What a happy idea it was to pair Rachmaninoff’s less-known “Aleko” with Leoncavallo’s “Pagliacci,” arguably the most famous opera of them all. This is the first time “Aleko” has ever been staged on these shores, and the first time these operas have ever been performed together.

As the marriage of a dark horse with a warhorse, it was a risk but it paid off.

Despite Rachmaninoff’s great reknown, his operas, his lovely songs and his deepest work, “The All Night Vespers,” are virtually unknown outside of Russia. All have his special brand of brooding melancholy, and his love of a long, seamlessly unspooling melodic line. “Aleko” was written as a student work, but no matter: At 18, Rachmaninoff was already himself. “Aleko” is a beautiful score in which the remnants of Borodin and Tchaikovsky soon evaporate into Rachmaninoff of the first water. His piano concertos and symphonies originate here.

The main flaw in “Aleko” is an unsympathetic title character, who murders his vixenish wife, Zemfira, and her new boyfriend in a jealous outburst. For this, he is banished by the gypsy tribe who had previously sheltered him. Their final chorus, both a banishment and a benediction, has something of the religious quality of the dark-hued “All Night Vespers.”

Alexey Lavrov is a fine Aleko and his cavatina, “All the gypsy camp is sleeping,” withstands starry comparisons from the past. He is not as convincing an actor as he is a singer, but Rachmaninoff doesn’t give Aleko more than melancholy to hang onto.

Elizabeth Caballero, however, identified so well with Zemfira that her singing and acting could almost not be told apart. She was just as convincing as Nedda in the “Pagliacci” that followed.

Kevin Thompson as the Old Gypsy has a bass voice to sit up straight for. Tenor Jason Karn gave thoughtful, detailed accounts of both his roles: Zemfira’s lover in “Aleko” and Beppe in “Pagliacci.”

“Pagliacci” may be described as the opera that unleashed a century of homicidal clowns. It is the age-old tale of the clown who must make others laugh though heartbroken, and who comes to kill she whom he loves most, in order not to perceive himself as a clown.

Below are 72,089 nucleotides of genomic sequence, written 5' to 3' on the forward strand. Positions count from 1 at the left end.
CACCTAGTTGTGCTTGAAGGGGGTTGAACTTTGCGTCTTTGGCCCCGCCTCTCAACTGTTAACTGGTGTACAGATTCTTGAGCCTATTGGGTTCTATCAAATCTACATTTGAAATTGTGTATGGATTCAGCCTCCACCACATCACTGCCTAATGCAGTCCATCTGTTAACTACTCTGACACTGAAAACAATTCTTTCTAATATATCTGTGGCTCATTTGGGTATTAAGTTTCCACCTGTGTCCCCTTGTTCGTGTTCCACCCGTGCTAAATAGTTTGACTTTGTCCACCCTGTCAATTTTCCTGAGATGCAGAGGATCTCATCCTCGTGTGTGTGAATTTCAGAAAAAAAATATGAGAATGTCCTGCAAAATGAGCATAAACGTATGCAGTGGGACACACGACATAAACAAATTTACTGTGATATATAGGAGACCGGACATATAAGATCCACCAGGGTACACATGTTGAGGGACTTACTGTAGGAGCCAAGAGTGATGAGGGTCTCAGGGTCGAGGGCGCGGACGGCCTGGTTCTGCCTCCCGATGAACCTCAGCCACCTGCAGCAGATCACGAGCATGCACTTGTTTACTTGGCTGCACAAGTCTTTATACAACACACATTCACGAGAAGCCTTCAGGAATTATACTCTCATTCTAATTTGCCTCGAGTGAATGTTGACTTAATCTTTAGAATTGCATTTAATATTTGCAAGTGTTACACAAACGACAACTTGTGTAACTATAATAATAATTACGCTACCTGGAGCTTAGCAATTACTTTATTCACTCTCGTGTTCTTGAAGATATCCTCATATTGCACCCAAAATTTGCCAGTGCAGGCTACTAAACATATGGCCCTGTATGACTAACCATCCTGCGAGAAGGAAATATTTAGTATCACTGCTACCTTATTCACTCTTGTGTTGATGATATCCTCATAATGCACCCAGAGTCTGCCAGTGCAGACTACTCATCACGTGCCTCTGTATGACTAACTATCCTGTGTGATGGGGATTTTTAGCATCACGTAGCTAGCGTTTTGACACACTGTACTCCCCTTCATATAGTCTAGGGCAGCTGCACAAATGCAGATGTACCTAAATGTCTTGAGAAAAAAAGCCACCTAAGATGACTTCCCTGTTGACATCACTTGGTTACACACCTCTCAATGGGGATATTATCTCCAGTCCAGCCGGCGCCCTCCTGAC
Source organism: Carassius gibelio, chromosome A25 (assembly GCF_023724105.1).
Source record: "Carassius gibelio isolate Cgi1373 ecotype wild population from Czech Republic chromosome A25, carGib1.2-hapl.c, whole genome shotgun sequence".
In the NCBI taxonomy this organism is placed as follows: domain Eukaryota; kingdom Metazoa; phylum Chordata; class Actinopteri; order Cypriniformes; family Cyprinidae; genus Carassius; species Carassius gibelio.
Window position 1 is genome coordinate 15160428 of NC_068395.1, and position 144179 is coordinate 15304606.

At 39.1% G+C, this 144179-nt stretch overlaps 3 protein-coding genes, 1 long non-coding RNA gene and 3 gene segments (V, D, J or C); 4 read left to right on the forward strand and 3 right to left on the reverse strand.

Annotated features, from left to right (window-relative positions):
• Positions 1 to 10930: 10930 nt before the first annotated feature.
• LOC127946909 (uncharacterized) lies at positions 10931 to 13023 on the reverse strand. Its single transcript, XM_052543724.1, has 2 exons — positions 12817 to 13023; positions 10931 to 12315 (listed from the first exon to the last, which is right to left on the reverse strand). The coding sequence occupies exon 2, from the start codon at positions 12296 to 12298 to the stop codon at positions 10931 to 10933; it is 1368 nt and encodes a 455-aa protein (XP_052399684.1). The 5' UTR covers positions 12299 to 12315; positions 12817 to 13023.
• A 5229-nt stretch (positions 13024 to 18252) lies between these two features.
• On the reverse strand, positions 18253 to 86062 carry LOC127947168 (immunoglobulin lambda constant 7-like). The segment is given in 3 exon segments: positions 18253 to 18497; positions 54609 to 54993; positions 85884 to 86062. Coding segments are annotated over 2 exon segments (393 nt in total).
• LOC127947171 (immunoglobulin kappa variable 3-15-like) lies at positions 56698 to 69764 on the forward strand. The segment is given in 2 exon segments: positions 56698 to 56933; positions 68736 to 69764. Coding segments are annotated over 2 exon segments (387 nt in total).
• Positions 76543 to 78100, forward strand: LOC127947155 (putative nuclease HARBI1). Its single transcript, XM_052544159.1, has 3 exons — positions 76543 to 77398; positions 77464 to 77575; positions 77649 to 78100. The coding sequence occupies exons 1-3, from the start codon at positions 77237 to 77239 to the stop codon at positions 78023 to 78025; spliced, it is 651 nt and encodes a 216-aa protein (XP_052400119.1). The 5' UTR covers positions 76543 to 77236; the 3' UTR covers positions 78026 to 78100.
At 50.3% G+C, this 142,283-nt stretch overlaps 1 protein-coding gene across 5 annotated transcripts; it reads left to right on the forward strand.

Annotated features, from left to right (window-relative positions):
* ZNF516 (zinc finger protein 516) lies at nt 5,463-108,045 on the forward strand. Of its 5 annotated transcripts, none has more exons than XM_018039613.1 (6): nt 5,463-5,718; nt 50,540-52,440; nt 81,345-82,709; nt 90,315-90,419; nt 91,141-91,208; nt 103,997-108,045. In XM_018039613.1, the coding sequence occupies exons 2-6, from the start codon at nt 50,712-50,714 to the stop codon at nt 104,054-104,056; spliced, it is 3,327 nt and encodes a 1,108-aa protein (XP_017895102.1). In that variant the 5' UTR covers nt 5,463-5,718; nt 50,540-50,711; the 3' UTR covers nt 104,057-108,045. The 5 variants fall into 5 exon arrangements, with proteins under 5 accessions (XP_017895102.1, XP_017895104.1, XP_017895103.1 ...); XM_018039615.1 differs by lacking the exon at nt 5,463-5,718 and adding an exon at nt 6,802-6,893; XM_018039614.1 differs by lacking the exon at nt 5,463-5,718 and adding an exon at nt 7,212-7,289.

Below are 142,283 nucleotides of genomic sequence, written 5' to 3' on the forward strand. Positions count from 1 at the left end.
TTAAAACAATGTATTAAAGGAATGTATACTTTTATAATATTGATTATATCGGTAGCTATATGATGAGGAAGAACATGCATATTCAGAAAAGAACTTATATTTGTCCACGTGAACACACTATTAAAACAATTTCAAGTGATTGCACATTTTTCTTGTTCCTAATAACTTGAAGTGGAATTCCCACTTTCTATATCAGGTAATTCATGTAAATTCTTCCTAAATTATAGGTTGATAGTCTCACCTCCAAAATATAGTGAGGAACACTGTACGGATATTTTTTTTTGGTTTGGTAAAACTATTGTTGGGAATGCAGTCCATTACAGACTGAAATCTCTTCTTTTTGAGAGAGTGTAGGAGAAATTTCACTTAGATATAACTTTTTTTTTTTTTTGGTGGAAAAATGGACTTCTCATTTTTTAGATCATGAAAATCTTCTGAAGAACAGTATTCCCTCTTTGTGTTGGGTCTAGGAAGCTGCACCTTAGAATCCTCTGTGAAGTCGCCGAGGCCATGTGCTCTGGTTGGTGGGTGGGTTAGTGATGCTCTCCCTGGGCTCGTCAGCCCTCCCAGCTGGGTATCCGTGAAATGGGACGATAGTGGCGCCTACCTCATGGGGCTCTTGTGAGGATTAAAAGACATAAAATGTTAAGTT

It is one of the pinnacles of verismo – “life as it is” – operas. It is also the first opera ever filmed (in 1907), the first phonograph record to sell over a million copies (Caruso’s “Vesta la giubba,” also 1907), and the only opera to be featured in both Brian de Palma’s “The Untouchables” (1987) and a Seinfeld episode (“The Opera,” 1992).

This production, under the direction of Michael Capasso, sets it in the realm of Italian Neorealist film. Caballero does a spot-on impersonation of Guilietta Masina in Fellini’s “La Strada” or “Nights of Cabiria,” and the men dress much as they do in “The Bicycle Thief” – it’s gritty. The set is a railroad boxcar, in a place so sparse that when bare lightbulbs are strung across the stage in the second act they seem almost gaudy.

As an updating, this turns out to be that rarest thing: an apt one. It puts “Pagliacci” into the framework of Fellini and de Sica, and Rossellini, who were verismo’s heirs. The austere set was lent poetry by the evocative lighting, the crowd movement was just on the edge of stylized, the chorus was fluent and subtle. Caballero’s Nedda required a double take, so different was she from Zemfira. The same was true of Lavrov’s shift from the grizzled, saturnine Aleko to the ardent and ill-fated Silvio. Jeff Gwaltney seemed more philosophical than is usual for the villainous Canio, but this interpretation worked. Giovanni Guagliardo seemed literarily to chew the scenery as Tonio, but he also brought tears to the eyes.

The orchestra knew that this was an occasion and played like it under the baton of Maestro James Meena.

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